The literature on the benefits and costs of financial globalization for developing countries has exploded in recent years, but along many disparate channels with a variety of apparently conflicting results. There is still little robust evidence of the growth benefits of broad capital account liberalization, but a number of recent papers in the finance literature report that equity market liberalizations do significantly boost growth. Similarly, evidence based on microeconomic (firm- or industry-level) data shows some benefits of financial integration and the distortionary effects of capital controls, while the macroeconomic evidence remains inconclusive. At the same time, some studies argue that financial globalization enhances macroeconomic stability in developing countries, while others argue the opposite. We attempt to provide a unified conceptual framework for organizing this vast and growing literature, particularly emphasizing recent approaches to measuring the catalytic and indirect benefits to financial globalization. Indeed, we argue that the indirect effects of financial globalization on financial sector development, institutions, governance, and macroeconomic stability are likely to be far more important than any direct impact via capital accumulation or portfolio diversification. This perspective explains the failure of research based on cross-country growth regressions to find the expected positive effects of financial globalization and points to newer approaches that are potentially more useful and convincing.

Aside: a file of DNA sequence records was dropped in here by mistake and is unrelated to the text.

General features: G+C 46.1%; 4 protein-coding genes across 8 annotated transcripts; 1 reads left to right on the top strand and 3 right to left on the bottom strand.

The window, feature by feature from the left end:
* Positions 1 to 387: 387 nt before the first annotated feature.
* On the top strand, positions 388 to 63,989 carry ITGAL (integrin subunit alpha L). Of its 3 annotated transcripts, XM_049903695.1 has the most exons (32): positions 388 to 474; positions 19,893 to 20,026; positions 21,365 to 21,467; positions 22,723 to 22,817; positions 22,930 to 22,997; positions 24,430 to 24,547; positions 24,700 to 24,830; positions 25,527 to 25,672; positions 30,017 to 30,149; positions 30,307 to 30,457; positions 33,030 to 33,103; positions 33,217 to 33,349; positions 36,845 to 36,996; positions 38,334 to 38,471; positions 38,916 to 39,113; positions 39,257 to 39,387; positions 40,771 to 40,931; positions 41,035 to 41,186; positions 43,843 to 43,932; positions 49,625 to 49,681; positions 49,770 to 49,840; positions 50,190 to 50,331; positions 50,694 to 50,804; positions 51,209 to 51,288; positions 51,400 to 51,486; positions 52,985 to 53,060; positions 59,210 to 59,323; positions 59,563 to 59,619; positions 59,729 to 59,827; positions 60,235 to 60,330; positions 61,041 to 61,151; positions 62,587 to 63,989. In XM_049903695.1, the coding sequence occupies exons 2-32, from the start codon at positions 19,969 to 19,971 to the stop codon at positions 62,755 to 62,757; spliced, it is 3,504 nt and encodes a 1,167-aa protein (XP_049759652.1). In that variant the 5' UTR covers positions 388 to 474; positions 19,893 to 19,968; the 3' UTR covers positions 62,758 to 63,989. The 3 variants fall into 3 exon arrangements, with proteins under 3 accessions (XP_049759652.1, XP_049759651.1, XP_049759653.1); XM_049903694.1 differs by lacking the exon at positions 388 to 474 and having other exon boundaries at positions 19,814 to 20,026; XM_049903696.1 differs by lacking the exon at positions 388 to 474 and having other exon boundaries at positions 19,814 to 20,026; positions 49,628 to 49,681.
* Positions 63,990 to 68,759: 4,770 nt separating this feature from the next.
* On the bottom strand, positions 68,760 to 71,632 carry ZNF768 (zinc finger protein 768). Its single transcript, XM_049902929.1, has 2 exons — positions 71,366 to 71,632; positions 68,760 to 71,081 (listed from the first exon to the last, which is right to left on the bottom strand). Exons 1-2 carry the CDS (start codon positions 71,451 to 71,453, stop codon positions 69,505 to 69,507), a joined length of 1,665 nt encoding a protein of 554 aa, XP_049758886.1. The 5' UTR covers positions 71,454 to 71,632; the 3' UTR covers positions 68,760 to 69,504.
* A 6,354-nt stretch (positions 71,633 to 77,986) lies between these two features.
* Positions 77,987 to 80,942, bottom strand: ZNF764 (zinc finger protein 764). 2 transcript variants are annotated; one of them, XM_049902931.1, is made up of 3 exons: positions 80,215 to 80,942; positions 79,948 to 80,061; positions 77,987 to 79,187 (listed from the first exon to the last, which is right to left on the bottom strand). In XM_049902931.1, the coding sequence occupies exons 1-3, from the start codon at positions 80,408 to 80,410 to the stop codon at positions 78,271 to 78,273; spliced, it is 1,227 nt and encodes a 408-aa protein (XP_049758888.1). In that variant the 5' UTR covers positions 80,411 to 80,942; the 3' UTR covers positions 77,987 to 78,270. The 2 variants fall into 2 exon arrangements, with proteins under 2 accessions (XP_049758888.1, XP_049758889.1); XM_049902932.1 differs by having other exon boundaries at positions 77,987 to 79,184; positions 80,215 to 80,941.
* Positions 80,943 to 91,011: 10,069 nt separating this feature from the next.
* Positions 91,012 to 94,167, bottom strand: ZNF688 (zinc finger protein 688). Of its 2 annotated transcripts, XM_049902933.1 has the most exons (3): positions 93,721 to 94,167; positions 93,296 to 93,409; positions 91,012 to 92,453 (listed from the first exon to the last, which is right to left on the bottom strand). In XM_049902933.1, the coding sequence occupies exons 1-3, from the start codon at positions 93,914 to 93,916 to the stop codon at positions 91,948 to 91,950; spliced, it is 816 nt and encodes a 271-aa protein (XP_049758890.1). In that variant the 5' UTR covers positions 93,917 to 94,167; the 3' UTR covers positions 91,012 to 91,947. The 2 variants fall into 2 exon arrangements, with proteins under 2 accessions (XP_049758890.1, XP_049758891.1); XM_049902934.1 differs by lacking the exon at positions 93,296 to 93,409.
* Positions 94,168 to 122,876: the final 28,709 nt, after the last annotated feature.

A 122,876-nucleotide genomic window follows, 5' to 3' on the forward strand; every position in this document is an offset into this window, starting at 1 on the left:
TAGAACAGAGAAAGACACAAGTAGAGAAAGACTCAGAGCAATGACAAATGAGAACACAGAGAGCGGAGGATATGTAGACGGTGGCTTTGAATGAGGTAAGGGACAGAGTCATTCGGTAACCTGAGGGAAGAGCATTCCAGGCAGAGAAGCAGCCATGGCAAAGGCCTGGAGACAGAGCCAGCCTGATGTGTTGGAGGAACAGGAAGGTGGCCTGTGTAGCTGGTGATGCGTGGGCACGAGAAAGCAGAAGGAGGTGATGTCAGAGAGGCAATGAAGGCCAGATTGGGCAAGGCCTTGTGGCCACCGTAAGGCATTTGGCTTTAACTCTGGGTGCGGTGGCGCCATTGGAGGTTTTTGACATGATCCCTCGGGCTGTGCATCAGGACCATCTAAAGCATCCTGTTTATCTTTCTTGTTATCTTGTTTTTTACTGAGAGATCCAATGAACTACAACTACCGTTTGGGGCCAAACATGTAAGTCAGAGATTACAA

This paper examines the depth and duration of the slump that invariably follows severe financial crises, which tend to be protracted affairs. We find that asset market collapses are deep and prolonged. On a peak-to-trough basis, real housing price declines average 35 percent stretched out over six years, while equity price collapses average 55 percent over a downturn of about three and a half years. Not surprisingly, banking crises are associated with profound declines in output and employment. The unemployment rate rises an average of 7 percentage points over the down phase of the cycle, which lasts on average over four years. Output falls an average of over 9 percent, although the duration of the downturn is considerably shorter than for unemployment. The real value of government debt tends to explode, rising an average of 86 percent in the major post-World War II episodes. The main cause of debt explosions is usually not the widely cited costs of bailing out and recapitalizing the banking system. The collapse in tax revenues in the wake of deep and prolonged economic contractions is a critical factor in explaining the large budget deficits and increases in debt that follow the crisis. Our estimates of the rise in government debt are likely to be conservative, as these do not include increases in government guarantees, which also expand briskly during these episodes.